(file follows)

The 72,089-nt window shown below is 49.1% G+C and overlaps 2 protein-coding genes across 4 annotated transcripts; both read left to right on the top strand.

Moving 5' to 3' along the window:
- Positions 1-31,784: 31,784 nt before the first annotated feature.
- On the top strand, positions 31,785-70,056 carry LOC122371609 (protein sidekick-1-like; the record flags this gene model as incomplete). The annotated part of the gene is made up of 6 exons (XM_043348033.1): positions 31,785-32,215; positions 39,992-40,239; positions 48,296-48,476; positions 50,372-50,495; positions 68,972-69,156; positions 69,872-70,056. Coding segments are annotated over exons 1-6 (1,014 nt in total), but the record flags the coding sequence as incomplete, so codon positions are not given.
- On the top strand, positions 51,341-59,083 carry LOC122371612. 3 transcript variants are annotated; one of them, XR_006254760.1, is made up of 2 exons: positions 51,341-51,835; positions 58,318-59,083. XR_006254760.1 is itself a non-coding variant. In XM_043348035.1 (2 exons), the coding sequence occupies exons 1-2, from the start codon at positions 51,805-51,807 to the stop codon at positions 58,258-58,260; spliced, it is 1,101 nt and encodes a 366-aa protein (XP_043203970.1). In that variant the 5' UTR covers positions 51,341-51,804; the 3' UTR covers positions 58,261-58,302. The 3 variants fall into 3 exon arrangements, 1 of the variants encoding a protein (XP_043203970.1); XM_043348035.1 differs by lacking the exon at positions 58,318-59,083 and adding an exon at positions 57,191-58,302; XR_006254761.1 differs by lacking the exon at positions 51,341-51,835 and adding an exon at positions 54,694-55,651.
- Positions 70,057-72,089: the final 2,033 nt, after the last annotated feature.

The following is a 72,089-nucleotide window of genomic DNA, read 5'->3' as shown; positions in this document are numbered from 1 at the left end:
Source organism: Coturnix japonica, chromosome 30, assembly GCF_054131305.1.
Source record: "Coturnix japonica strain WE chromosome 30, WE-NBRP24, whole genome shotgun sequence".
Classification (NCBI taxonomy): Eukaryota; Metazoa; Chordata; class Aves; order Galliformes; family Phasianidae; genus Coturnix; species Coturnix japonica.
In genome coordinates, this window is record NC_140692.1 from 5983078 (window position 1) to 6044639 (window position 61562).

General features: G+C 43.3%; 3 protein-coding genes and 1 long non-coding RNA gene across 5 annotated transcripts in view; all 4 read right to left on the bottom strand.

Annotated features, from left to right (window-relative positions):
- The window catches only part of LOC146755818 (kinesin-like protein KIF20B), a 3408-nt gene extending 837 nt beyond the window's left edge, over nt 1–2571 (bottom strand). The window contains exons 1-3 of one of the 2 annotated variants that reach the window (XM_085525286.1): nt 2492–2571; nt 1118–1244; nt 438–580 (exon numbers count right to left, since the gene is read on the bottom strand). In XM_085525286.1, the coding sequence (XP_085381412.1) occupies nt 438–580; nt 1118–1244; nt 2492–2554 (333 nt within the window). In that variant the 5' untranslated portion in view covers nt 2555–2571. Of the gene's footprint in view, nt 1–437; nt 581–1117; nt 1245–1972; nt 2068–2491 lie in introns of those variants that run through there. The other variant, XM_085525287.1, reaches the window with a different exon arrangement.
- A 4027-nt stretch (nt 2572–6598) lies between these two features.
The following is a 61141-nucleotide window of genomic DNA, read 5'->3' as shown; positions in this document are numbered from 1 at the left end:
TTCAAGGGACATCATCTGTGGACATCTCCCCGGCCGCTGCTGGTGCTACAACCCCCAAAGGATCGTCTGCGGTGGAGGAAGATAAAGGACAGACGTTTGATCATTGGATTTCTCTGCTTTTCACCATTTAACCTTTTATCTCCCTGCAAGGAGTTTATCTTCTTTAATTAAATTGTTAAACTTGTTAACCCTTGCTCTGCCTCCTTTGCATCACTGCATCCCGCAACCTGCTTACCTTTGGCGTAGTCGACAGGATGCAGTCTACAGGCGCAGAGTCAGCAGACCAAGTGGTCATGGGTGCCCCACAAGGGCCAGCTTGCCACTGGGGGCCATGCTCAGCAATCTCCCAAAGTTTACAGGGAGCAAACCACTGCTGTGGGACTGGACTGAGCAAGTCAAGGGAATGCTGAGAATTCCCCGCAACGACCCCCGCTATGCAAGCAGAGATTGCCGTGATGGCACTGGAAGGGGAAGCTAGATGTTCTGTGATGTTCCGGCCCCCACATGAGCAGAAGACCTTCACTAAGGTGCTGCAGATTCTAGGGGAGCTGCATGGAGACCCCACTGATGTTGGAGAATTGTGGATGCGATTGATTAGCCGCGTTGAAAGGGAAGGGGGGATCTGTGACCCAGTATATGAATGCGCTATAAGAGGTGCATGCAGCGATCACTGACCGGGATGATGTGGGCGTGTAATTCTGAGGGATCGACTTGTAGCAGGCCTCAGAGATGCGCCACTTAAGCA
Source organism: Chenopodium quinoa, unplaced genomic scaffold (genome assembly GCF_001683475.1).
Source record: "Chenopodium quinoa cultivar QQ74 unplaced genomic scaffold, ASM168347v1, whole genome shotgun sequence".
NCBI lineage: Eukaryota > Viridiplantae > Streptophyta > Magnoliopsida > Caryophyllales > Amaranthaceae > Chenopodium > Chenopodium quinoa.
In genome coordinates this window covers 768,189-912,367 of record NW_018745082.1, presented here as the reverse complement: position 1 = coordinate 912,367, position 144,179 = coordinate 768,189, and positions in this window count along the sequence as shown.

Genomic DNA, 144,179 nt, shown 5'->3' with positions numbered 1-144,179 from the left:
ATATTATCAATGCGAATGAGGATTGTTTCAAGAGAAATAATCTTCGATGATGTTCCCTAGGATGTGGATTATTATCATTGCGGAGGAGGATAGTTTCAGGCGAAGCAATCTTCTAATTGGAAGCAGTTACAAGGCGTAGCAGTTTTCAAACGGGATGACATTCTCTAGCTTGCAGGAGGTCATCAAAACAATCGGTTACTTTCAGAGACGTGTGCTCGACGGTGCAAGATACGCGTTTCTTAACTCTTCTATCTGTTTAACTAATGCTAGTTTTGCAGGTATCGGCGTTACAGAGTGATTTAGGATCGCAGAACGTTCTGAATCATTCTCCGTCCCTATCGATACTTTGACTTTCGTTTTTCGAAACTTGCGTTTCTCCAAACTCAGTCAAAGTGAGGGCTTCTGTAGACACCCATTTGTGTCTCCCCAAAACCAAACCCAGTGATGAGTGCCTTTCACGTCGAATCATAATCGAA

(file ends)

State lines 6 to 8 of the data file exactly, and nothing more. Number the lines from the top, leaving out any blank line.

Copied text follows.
- Positions 70,057-72,089: the final 2,033 nt, after the last annotated feature.

The following is a 72,089-nucleotide window of genomic DNA, read 5'->3' as shown; positions in this document are numbered from 1 at the left end:
Source organism: Coturnix japonica, chromosome 30, assembly GCF_054131305.1.